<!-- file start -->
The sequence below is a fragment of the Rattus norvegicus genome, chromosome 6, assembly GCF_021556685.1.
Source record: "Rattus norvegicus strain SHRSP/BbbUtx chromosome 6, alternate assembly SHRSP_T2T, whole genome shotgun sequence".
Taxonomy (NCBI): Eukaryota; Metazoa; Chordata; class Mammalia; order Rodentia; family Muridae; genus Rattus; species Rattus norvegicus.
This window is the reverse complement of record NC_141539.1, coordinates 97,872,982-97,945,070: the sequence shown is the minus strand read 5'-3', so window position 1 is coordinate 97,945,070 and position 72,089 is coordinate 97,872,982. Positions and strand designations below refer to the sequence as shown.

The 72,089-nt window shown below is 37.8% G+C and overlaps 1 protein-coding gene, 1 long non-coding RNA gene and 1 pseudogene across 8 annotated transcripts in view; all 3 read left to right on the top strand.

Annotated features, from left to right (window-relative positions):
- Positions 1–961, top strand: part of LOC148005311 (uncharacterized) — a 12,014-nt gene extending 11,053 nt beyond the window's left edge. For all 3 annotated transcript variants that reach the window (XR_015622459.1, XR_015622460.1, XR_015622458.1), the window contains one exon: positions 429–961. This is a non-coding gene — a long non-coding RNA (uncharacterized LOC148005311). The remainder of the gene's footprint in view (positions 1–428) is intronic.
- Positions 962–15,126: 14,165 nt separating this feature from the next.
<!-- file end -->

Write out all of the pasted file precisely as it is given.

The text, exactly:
The sequence below is a fragment of the Rattus norvegicus genome, chromosome 6, assembly GCF_021556685.1.
Source record: "Rattus norvegicus strain SHRSP/BbbUtx chromosome 6, alternate assembly SHRSP_T2T, whole genome shotgun sequence".
Taxonomy (NCBI): Eukaryota; Metazoa; Chordata; class Mammalia; order Rodentia; family Muridae; genus Rattus; species Rattus norvegicus.
This window is the reverse complement of record NC_141539.1, coordinates 97,872,982-97,945,070: the sequence shown is the minus strand read 5'-3', so window position 1 is coordinate 97,945,070 and position 72,089 is coordinate 97,872,982. Positions and strand designations below refer to the sequence as shown.

The 72,089-nt window shown below is 37.8% G+C and overlaps 1 protein-coding gene, 1 long non-coding RNA gene and 1 pseudogene across 8 annotated transcripts in view; all 3 read left to right on the top strand.

Annotated features, from left to right (window-relative positions):
- Positions 1–961, top strand: part of LOC148005311 (uncharacterized) — a 12,014-nt gene extending 11,053 nt beyond the window's left edge. For all 3 annotated transcript variants that reach the window (XR_015622459.1, XR_015622460.1, XR_015622458.1), the window contains one exon: positions 429–961. This is a non-coding gene — a long non-coding RNA (uncharacterized LOC148005311). The remainder of the gene's footprint in view (positions 1–428) is intronic.
- Positions 962–15,126: 14,165 nt separating this feature from the next.